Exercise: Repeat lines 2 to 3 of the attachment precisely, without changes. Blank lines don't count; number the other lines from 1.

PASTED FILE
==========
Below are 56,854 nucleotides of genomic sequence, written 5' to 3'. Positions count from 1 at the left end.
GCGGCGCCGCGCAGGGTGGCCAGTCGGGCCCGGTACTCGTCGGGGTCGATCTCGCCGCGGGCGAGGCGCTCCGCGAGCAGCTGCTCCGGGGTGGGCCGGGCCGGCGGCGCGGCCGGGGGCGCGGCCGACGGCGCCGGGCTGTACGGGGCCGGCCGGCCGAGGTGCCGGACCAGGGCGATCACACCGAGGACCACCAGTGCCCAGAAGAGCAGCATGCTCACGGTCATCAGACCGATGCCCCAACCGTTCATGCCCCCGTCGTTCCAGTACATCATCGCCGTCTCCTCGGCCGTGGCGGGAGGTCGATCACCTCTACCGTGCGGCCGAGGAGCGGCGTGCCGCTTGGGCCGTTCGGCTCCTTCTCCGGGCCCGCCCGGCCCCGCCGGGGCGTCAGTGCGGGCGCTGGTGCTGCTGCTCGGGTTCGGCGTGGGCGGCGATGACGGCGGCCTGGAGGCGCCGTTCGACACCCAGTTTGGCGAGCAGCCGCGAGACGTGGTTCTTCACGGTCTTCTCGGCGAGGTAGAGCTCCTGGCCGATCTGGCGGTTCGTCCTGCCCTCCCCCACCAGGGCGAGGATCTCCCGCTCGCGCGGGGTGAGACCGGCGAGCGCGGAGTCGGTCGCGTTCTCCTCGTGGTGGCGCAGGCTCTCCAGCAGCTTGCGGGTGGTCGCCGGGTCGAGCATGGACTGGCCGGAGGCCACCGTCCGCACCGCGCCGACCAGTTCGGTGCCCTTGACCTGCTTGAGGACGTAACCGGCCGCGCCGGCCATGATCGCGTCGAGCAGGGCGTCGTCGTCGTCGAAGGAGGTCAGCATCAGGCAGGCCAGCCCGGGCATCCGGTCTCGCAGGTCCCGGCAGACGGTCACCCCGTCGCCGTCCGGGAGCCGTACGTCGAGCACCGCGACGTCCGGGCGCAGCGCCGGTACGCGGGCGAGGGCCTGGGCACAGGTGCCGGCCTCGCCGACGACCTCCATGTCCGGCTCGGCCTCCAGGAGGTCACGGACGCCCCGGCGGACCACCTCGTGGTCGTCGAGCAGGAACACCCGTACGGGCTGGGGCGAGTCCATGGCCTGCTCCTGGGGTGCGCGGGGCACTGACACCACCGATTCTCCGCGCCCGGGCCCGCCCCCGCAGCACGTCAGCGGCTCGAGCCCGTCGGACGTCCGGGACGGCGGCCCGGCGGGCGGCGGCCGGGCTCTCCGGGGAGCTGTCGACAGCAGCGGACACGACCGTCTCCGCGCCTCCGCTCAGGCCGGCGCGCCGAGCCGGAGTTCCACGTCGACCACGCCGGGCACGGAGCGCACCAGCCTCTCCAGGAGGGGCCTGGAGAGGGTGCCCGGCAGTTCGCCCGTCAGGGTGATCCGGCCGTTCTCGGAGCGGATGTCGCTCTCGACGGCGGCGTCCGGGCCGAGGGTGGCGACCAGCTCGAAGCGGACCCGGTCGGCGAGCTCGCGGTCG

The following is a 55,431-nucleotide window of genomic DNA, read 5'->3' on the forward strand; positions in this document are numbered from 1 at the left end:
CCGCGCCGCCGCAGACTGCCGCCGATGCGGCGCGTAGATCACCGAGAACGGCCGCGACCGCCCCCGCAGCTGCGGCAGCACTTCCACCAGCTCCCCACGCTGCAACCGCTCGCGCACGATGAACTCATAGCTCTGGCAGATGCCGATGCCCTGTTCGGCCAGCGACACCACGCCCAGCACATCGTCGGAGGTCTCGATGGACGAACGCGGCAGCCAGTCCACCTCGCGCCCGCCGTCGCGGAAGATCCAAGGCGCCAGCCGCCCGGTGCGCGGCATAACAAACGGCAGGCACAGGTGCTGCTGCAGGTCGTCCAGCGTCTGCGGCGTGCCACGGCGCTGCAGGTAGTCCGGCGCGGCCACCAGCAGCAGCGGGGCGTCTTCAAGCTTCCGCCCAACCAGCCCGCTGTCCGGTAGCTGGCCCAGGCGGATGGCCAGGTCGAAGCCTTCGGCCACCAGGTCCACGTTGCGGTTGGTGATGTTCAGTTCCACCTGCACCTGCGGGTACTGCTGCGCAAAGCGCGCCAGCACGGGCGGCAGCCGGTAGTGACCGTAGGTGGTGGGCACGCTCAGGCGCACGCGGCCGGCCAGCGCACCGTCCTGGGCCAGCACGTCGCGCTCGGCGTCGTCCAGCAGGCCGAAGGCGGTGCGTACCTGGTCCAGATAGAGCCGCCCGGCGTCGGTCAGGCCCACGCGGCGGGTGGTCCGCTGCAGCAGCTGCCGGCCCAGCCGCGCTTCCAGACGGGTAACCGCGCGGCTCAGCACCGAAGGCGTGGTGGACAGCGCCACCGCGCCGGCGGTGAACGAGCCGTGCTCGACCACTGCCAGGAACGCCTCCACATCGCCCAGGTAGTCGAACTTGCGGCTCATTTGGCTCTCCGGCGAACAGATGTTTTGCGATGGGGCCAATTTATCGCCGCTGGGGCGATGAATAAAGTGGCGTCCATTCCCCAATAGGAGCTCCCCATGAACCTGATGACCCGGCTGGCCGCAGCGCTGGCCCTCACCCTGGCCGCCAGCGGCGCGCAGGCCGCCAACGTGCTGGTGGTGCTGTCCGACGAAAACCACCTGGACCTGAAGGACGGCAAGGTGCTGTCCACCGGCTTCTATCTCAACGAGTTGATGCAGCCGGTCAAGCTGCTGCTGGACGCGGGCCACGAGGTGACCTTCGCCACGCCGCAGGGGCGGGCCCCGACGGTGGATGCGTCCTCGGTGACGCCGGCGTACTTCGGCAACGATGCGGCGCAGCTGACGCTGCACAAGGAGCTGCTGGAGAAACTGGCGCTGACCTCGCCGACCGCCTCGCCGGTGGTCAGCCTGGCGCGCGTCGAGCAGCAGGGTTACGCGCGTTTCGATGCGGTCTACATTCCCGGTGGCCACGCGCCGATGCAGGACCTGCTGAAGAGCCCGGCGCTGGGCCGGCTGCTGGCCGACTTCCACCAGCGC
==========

GCGGCGCCGCGCAGGGTGGCCAGTCGGGCCCGGTACTCGTCGGGGTCGATCTCGCCGCGGGCGAGGCGCTCCGCGAGCAGCTGCTCCGGGGTGGGCCGGGCCGGCGGCGCGGCCGGGGGCGCGGCCGACGGCGCCGGGCTGTACGGGGCCGGCCGGCCGAGGTGCCGGACCAGGGCGATCACACCGAGGACCACCAGTGCCCAGAAGAGCAGCATGCTCACGGTCATCAGACCGATGCCCCAACCGTTCATGCCCCCGTCGTTCCAGTACATCATCGCCGTCTCCTCGGCCGTGGCGGGAGGTCGATCACCTCTACCGTGCGGCCGAGGAGCGGCGTGCCGCTTGGGCCGTTCGGCTCCTTCTCCGGGCCCGCCCGGCCCCGCCGGGGCGTCAGTGCGGGCGCTGGTGCTGCTGCTCGGGTTCGGCGTGGGCGGCGATGACGGCGGCCTGGAGGCGCCGTTCGACACCCAGTTTGGCGAGCAGCCGCGAGACGTGGTTCTTCACGGTCTTCTCGGCGAGGTAGAGCTCCTGGCCGATCTGGCGGTTCGTCCTGCCCTCCCCCACCAGGGCGAGGATCTCCCGCTCGCGCGGGGTGAGACCGGCGAGCGCGGAGTCGGTCGCGTTCTCCTCGTGGTGGCGCAGGCTCTCCAGCAGCTTGCGGGTGGTCGCCGGGTCGAGCATGGACTGGCCGGAGGCCACCGTCCGCACCGCGCCGACCAGTTCGGTGCCCTTGACCTGCTTGAGGACGTAACCGGCCGCGCCGGCCATGATCGCGTCGAGCAGGGCGTCGTCGTCGTCGAAGGAGGTCAGCATCAGGCAGGCCAGCCCGGGCATCCGGTCTCGCAGGTCCCGGCAGACGGTCACCCCGTCGCCGTCCGGGAGCCGTACGTCGAGCACCGCGACGTCCGGGCGCAGCGCCGGTACGCGGGCGAGGGCCTGGGCACAGGTGCCGGCCTCGCCGACGACCTCCATGTCCGGCTCGGCCTCCAGGAGGTCACGGACGCCCCGGCGGACCACCTCGTGGTCGTCGAGCAGGAACACCCGTACGGGCTGGGGCGAGTCCATGGCCTGCTCCTGGGGTGCGCGGGGCACTGACACCACCGATTCTCCGCGCCCGGGCCCGCCCCCGCAGCACGTCAGCGGCTCGAGCCCGTCGGACGTCCGGGACGGCGGCCCGGCGGGCGGCGGCCGGGCTCTCCGGGGAGCTGTCGACAGCAGCGGACACGACCGTCTCCGCGCCTCCGCTCAGGCCGGCGCGCCGAGCCGGAGTTCCACGTCGACCACGCCGGGCACGGAGCGCACCAGCCTCTCCAGGAGGGGCCTGGAGAGGGTGCCCGGCAGTTCGCCCGTCAGGGTGATCCGGCCGTTCTCGGAGCGGATGTCGCTCTCGACGGCGGCGTCCGGGCCGAGGGTGGCGACCAGCTCGAAGCGGACCCGGTCGGCGAGCTCGCGGTCG

The following is a 55,431-nucleotide window of genomic DNA, read 5'->3' on the forward strand; positions in this document are numbered from 1 at the left end: